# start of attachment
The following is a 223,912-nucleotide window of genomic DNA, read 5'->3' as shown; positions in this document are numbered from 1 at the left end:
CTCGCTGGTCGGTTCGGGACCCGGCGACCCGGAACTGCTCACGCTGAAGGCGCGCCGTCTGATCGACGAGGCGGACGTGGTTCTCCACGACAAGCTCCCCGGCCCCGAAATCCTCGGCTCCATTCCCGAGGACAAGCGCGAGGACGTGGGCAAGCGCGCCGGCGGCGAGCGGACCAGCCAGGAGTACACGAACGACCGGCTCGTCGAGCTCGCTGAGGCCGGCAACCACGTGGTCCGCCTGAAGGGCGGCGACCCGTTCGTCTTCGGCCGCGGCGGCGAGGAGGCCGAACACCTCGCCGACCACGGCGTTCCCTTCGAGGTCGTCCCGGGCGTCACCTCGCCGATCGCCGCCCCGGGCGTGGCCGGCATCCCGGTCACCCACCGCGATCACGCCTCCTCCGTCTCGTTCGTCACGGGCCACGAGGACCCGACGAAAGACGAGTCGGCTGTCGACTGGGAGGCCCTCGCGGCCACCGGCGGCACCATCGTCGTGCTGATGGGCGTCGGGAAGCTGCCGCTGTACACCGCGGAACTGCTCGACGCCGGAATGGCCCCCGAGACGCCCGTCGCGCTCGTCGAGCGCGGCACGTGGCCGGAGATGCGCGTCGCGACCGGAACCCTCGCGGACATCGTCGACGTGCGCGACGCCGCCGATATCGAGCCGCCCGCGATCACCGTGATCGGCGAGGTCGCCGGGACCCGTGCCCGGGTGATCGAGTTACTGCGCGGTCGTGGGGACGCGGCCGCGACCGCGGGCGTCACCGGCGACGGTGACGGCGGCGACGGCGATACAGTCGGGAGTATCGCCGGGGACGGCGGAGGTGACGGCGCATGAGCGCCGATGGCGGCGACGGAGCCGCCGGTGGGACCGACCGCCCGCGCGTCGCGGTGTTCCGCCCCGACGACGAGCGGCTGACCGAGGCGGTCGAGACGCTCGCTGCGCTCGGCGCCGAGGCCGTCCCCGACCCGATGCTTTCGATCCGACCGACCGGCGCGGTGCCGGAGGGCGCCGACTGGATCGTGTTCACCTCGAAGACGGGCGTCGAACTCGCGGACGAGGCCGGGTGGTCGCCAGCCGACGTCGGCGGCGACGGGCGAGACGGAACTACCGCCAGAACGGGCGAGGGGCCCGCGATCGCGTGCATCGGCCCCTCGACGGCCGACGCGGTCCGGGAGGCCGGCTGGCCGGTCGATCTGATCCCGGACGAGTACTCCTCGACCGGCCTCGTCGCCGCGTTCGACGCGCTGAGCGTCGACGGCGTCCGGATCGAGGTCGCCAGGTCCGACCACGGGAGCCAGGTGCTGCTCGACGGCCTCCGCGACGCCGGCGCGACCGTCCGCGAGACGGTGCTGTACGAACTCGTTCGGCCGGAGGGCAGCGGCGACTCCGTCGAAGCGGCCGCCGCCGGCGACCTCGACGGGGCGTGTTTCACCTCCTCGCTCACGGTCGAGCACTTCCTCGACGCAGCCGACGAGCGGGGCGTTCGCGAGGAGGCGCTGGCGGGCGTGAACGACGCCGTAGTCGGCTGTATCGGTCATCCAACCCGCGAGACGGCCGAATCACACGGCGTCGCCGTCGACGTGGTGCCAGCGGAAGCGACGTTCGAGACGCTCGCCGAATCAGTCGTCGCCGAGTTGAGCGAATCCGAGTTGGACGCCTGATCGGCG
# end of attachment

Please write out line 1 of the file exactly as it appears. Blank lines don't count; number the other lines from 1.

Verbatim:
The following is a 223,912-nucleotide window of genomic DNA, read 5'->3' as shown; positions in this document are numbered from 1 at the left end: